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Peak attraction

By Xu Haoyu | CHINA DAILY | Updated: 2022-03-21 08:18
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Architect Li Daode explores the expression of digital architecture in his design project, the Hilltop Art Gallery. In the shape of rolling hills, the building, on a peak on Yanshan Mountains between Beijing and Hebei province's Chengde, integrates seamlessly with its surroundings. CHINA DAILY

At the opening ceremony of the 2022 Beijing Winter Olympics, the Hilltop Art Gallery designed by Li Daode showed up in a video twice. In the footage, the building located on a peak of Yanshan Mountains between Beijing and Chengde, Hebei province, was shown, revealing both its outside and inside.

The architect has been exploring the expression of digital architecture in the context of China's local characteristics, and he says he feels honored to receive such encouragement of his work.

"There is no fixed standard for good architecture. It is neither about style or form, nor just about function, but about architecture that brings pleasure and emotion to people. What the architect ultimately presents is not only an understanding of space and place, but also an attitude toward people, nature and our living environment," Li says.

Born in 1981 in Kaifeng, Henan province, Li studied architecture at the School of Architecture of the Central Academy of Fine Arts in Beijing from 1999 to 2004. He received his master's degree from the Architectural Association School of Architecture in London in 2006. Li first came across digital architecture during his study in Britain. He learned that design is no longer just an artistic expression of the "designer's ego", nor simply a functional arrangement. It is, though, based on digital technology and allows buildings and people to integrate with their surroundings, such as wind, sunlight, traffic flow. Consequently, buildings and cities are no longer static, but should be updated and evolve in response to changes in external parameters.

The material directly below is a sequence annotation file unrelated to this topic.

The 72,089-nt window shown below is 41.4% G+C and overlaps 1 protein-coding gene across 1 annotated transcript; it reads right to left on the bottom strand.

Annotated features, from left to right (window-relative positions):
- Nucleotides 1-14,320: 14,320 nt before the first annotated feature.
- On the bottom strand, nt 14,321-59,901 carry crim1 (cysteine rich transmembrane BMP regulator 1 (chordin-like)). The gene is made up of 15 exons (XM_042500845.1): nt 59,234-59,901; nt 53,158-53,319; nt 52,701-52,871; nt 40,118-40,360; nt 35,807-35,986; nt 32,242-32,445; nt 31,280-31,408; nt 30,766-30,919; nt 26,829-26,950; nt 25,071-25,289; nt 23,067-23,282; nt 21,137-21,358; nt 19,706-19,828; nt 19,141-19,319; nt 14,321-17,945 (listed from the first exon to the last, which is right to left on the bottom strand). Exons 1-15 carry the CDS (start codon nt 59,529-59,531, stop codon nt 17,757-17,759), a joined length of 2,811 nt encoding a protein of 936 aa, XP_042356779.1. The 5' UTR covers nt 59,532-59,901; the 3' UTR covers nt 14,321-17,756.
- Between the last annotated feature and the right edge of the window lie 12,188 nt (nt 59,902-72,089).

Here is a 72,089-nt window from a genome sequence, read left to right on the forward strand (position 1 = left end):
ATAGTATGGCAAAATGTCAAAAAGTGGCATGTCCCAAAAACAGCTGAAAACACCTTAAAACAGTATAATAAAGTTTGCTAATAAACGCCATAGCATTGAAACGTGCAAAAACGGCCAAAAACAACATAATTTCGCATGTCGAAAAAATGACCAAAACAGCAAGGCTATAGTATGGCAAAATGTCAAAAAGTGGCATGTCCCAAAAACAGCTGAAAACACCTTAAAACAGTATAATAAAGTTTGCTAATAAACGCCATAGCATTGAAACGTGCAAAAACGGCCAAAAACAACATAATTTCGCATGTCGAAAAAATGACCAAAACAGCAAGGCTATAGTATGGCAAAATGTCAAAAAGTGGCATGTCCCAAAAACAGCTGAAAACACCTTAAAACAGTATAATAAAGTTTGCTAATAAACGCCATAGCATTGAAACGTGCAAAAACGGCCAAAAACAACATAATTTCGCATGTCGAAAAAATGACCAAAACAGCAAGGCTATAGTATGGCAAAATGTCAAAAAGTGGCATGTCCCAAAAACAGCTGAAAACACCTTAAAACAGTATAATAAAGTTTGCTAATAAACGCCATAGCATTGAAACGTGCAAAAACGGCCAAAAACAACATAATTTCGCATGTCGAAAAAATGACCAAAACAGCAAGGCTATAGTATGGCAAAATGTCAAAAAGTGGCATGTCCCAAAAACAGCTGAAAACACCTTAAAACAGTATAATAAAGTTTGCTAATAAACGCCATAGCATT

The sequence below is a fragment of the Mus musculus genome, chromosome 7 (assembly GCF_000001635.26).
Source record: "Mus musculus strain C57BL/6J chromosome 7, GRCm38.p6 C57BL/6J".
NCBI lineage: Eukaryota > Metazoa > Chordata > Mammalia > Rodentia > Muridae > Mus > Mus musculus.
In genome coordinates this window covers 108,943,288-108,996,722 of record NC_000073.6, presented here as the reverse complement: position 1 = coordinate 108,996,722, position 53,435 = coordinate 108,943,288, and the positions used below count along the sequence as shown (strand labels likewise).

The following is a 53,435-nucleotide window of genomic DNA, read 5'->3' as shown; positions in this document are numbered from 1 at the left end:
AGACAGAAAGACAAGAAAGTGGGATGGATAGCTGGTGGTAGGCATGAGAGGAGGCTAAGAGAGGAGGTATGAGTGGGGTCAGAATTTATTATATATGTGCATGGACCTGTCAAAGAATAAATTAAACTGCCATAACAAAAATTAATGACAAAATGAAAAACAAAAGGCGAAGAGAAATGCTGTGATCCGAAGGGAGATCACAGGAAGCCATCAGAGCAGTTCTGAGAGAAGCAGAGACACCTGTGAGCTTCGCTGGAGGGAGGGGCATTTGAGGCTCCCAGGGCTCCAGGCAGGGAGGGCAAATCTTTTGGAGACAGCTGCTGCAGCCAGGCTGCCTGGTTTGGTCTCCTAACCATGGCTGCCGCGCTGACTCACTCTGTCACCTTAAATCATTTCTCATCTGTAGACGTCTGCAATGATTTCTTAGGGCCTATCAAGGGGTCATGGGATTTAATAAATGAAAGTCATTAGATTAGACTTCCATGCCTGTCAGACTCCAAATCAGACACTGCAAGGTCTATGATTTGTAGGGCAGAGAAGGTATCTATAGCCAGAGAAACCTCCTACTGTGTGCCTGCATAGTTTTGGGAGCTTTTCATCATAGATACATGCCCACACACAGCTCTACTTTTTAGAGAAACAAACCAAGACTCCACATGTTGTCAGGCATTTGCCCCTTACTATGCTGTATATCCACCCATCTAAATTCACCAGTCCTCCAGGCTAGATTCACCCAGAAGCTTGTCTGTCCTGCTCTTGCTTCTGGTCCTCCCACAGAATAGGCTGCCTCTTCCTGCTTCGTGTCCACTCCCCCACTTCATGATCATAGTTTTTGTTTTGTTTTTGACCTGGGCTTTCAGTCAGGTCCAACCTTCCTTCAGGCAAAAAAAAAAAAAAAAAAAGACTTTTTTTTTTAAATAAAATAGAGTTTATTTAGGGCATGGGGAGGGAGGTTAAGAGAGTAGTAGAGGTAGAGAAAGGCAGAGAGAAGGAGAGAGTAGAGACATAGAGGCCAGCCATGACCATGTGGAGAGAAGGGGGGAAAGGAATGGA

Li worked at Foster+Partners, the British architectural design and engineering firm based in London, for about three years. In 2009, he returned to China and founded his own firm, dEEP Architects. "'D' for digital, 'e' for elegance and emotive, and 'p' for practical."

Li recalls when he and the team stood on a peak of Yanshan Mountains, exploring the potential site of his new design project, they were stunned by what they saw. The mountain gently embraced them, and the Jinshanling Great Wall stood opposite in silence. He felt the insignificance of human beings in front of nature, and the majestic vitality of the place. Li claims he experienced static and underlying dynamism there. Then he decided to design a building, which would "grow out of the mountain, as if developed by a crustal movement".

Li mentions Tao Te Ching, written by Chinese philosopher Lao Tzu from the Spring and Autumn Period (770-476 BC). Li agrees with the idea stated in the 51st chapter, saying that behind all formation, there is a momentum.

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